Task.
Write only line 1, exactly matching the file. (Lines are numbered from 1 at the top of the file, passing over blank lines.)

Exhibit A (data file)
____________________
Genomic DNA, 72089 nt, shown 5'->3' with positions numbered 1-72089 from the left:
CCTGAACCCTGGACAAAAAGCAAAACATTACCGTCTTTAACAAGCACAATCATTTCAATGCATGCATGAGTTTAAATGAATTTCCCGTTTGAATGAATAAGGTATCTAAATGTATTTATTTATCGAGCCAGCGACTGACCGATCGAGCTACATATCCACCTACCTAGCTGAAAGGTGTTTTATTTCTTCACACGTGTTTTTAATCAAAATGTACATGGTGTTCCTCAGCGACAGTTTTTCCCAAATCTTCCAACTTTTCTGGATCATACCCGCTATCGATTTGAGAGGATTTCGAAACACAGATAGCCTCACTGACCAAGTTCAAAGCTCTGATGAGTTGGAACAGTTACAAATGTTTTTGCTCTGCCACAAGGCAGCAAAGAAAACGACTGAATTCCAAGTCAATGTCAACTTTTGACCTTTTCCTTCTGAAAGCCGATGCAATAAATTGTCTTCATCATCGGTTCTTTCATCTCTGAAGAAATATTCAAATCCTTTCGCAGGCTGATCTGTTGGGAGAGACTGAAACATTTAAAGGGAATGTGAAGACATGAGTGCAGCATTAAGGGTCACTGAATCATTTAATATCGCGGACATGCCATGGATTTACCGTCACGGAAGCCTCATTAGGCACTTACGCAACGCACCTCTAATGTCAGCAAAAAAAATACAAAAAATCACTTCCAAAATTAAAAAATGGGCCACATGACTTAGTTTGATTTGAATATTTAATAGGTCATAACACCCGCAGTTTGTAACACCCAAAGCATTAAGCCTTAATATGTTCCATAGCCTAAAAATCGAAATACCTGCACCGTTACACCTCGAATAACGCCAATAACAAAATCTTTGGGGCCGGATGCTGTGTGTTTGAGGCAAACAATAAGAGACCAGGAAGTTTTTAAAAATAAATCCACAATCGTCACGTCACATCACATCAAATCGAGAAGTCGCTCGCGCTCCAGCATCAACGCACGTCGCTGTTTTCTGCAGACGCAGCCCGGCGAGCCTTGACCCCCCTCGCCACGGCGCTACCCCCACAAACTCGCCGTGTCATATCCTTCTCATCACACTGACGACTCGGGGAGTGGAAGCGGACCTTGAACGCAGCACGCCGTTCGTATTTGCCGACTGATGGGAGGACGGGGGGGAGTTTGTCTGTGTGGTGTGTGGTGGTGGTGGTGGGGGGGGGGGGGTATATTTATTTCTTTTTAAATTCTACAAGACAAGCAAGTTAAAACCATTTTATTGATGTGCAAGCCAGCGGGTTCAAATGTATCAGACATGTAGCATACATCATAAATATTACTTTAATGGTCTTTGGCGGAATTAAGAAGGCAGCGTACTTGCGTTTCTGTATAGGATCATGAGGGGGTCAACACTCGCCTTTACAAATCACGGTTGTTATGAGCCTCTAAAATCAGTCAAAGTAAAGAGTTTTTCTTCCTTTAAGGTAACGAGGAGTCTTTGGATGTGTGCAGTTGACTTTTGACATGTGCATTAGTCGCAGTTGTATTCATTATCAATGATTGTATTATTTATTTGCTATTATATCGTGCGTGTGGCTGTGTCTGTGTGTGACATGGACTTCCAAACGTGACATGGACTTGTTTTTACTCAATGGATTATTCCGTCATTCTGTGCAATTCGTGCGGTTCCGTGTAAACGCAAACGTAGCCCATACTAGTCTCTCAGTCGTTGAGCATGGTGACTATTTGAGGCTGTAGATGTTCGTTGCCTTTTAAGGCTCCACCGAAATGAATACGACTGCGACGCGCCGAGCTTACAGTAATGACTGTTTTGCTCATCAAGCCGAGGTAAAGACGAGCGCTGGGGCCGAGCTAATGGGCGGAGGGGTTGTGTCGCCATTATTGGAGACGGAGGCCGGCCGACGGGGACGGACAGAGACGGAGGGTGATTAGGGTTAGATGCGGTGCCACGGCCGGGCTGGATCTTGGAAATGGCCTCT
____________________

Genomic DNA, 72089 nt, shown 5'->3' with positions numbered 1-72089 from the left: